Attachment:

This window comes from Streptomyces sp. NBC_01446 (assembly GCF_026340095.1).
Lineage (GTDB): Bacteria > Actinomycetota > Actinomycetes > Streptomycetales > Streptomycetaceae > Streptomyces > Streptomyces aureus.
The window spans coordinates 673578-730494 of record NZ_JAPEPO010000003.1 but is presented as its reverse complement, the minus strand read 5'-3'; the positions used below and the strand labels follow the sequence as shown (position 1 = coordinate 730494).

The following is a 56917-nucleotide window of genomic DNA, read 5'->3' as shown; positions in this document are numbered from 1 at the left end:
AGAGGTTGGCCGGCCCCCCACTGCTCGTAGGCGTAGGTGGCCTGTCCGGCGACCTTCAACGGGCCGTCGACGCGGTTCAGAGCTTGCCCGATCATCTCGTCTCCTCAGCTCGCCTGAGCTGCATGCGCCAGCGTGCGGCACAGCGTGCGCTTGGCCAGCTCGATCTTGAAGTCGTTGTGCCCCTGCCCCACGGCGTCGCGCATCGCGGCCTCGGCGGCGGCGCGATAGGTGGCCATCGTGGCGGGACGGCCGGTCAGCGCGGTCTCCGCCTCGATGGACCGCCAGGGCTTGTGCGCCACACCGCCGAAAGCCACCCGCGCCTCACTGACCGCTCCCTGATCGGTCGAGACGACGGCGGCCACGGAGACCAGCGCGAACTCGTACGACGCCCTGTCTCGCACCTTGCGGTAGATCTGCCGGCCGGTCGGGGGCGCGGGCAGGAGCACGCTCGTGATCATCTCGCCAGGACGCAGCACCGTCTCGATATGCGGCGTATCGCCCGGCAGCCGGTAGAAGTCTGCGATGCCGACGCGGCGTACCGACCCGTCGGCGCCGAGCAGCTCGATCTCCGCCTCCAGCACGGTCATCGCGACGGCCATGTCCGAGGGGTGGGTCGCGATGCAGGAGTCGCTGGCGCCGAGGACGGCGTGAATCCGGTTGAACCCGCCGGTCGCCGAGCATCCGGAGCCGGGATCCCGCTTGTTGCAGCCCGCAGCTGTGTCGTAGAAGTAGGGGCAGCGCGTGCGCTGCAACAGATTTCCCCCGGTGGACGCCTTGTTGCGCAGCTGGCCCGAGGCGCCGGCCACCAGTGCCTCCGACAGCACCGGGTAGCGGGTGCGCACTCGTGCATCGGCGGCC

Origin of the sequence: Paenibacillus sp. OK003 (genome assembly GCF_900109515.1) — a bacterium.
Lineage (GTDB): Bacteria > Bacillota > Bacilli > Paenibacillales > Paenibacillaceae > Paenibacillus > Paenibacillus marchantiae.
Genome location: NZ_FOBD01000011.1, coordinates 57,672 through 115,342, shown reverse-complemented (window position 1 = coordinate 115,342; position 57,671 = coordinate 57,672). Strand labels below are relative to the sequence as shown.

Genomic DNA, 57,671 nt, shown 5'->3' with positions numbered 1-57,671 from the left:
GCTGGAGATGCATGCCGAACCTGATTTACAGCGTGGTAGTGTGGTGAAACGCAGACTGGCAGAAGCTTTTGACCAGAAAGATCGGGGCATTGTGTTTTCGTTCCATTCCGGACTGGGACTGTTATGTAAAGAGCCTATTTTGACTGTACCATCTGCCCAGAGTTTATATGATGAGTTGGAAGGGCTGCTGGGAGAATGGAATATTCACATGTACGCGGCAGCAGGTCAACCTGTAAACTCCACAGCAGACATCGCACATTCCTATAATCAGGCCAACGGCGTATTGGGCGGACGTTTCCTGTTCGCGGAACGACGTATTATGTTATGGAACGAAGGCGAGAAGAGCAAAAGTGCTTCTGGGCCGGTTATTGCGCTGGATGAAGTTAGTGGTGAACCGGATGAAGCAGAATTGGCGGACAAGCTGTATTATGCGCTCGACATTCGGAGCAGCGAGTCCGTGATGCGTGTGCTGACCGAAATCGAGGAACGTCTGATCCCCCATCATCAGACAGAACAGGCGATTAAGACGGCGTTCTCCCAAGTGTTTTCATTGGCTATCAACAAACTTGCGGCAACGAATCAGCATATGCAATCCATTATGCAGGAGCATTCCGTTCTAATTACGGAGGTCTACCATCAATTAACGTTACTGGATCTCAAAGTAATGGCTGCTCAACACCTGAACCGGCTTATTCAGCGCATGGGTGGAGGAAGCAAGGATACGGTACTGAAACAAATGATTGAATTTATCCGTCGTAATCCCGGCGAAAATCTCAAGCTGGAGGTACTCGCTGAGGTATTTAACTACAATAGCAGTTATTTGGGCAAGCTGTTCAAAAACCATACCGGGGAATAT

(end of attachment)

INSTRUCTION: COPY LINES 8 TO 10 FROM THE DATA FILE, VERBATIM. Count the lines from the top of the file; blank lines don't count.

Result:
Genome location: NZ_FOBD01000011.1, coordinates 57,672 through 115,342, shown reverse-complemented (window position 1 = coordinate 115,342; position 57,671 = coordinate 57,672). Strand labels below are relative to the sequence as shown.

Genomic DNA, 57,671 nt, shown 5'->3' with positions numbered 1-57,671 from the left:
GCTGGAGATGCATGCCGAACCTGATTTACAGCGTGGTAGTGTGGTGAAACGCAGACTGGCAGAAGCTTTTGACCAGAAAGATCGGGGCATTGTGTTTTCGTTCCATTCCGGACTGGGACTGTTATGTAAAGAGCCTATTTTGACTGTACCATCTGCCCAGAGTTTATATGATGAGTTGGAAGGGCTGCTGGGAGAATGGAATATTCACATGTACGCGGCAGCAGGTCAACCTGTAAACTCCACAGCAGACATCGCACATTCCTATAATCAGGCCAACGGCGTATTGGGCGGACGTTTCCTGTTCGCGGAACGACGTATTATGTTATGGAACGAAGGCGAGAAGAGCAAAAGTGCTTCTGGGCCGGTTATTGCGCTGGATGAAGTTAGTGGTGAACCGGATGAAGCAGAATTGGCGGACAAGCTGTATTATGCGCTCGACATTCGGAGCAGCGAGTCCGTGATGCGTGTGCTGACCGAAATCGAGGAACGTCTGATCCCCCATCATCAGACAGAACAGGCGATTAAGACGGCGTTCTCCCAAGTGTTTTCATTGGCTATCAACAAACTTGCGGCAACGAATCAGCATATGCAATCCATTATGCAGGAGCATTCCGTTCTAATTACGGAGGTCTACCATCAATTAACGTTACTGGATCTCAAAGTAATGGCTGCTCAACACCTGAACCGGCTTATTCAGCGCATGGGTGGAGGAAGCAAGGATACGGTACTGAAACAAATGATTGAATTTATCCGTCGTAATCCCGGCGAAAATCTCAAGCTGGAGGTACTCGCTGAGGTATTTAACTACAATAGCAGTTATTTGGGCAAGCTGTTCAAAAACCATACCGGGGAATAT